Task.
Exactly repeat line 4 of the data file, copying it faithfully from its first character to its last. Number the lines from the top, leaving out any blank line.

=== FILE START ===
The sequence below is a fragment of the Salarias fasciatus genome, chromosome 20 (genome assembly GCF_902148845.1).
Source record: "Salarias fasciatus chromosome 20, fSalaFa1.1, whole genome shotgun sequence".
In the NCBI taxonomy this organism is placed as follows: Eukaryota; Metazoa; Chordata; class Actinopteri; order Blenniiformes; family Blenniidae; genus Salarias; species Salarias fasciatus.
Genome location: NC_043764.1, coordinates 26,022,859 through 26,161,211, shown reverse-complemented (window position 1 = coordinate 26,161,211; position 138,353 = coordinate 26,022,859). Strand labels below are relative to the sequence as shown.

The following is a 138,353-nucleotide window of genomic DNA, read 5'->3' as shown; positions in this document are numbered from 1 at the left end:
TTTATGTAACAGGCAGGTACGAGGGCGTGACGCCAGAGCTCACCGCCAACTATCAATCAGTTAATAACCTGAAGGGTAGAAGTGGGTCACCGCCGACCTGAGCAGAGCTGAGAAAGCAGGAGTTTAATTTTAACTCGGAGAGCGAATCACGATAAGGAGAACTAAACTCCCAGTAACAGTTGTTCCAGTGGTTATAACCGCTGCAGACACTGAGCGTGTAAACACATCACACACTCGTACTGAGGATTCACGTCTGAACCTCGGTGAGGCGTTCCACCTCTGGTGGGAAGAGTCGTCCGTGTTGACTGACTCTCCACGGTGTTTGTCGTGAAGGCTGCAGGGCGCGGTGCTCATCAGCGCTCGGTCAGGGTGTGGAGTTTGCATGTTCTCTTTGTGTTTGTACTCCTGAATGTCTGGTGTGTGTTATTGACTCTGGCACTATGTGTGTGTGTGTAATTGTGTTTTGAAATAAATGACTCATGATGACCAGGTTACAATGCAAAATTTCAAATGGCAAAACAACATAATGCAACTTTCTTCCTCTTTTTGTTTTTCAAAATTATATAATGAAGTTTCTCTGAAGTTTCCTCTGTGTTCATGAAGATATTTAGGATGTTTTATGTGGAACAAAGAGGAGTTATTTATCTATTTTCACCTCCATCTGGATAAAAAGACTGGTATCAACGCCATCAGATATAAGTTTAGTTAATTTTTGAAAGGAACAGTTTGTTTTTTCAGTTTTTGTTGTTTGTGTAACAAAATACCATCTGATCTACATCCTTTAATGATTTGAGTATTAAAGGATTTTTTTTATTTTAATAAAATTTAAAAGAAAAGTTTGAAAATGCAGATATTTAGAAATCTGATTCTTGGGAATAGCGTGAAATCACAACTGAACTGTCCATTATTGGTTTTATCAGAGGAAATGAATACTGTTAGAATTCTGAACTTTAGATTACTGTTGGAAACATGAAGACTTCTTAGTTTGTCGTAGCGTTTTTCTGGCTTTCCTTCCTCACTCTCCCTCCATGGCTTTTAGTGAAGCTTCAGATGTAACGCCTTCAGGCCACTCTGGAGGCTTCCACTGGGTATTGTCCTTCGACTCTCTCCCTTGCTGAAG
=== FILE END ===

Genome location: NC_043764.1, coordinates 26,022,859 through 26,161,211, shown reverse-complemented (window position 1 = coordinate 26,161,211; position 138,353 = coordinate 26,022,859). Strand labels below are relative to the sequence as shown.